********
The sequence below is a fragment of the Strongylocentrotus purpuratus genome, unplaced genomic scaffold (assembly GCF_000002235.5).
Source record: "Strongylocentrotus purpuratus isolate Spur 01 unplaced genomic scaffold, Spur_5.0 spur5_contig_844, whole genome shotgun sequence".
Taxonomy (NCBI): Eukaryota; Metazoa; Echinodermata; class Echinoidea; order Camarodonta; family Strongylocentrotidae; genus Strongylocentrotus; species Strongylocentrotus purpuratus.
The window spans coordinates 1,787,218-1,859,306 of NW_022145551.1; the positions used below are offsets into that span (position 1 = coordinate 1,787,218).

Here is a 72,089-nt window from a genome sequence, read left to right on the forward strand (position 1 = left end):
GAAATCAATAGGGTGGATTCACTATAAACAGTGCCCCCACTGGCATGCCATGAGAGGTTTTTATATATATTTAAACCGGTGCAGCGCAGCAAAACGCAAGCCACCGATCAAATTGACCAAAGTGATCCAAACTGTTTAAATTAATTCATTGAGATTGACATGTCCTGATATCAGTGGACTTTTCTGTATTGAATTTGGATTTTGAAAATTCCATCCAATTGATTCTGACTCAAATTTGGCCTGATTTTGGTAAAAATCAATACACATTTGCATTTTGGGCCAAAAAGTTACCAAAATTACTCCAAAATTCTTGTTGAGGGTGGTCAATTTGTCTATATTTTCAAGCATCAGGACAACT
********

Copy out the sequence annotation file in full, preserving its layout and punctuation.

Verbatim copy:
The sequence below is a fragment of the Strongylocentrotus purpuratus genome, unplaced genomic scaffold (assembly GCF_000002235.5).
Source record: "Strongylocentrotus purpuratus isolate Spur 01 unplaced genomic scaffold, Spur_5.0 spur5_contig_844, whole genome shotgun sequence".
Taxonomy (NCBI): Eukaryota; Metazoa; Echinodermata; class Echinoidea; order Camarodonta; family Strongylocentrotidae; genus Strongylocentrotus; species Strongylocentrotus purpuratus.
The window spans coordinates 1,787,218-1,859,306 of NW_022145551.1; the positions used below are offsets into that span (position 1 = coordinate 1,787,218).

Here is a 72,089-nt window from a genome sequence, read left to right on the forward strand (position 1 = left end):
GAAATCAATAGGGTGGATTCACTATAAACAGTGCCCCCACTGGCATGCCATGAGAGGTTTTTATATATATTTAAACCGGTGCAGCGCAGCAAAACGCAAGCCACCGATCAAATTGACCAAAGTGATCCAAACTGTTTAAATTAATTCATTGAGATTGACATGTCCTGATATCAGTGGACTTTTCTGTATTGAATTTGGATTTTGAAAATTCCATCCAATTGATTCTGACTCAAATTTGGCCTGATTTTGGTAAAAATCAATACACATTTGCATTTTGGGCCAAAAAGTTACCAAAATTACTCCAAAATTCTTGTTGAGGGTGGTCAATTTGTCTATATTTTCAAGCATCAGGACAACT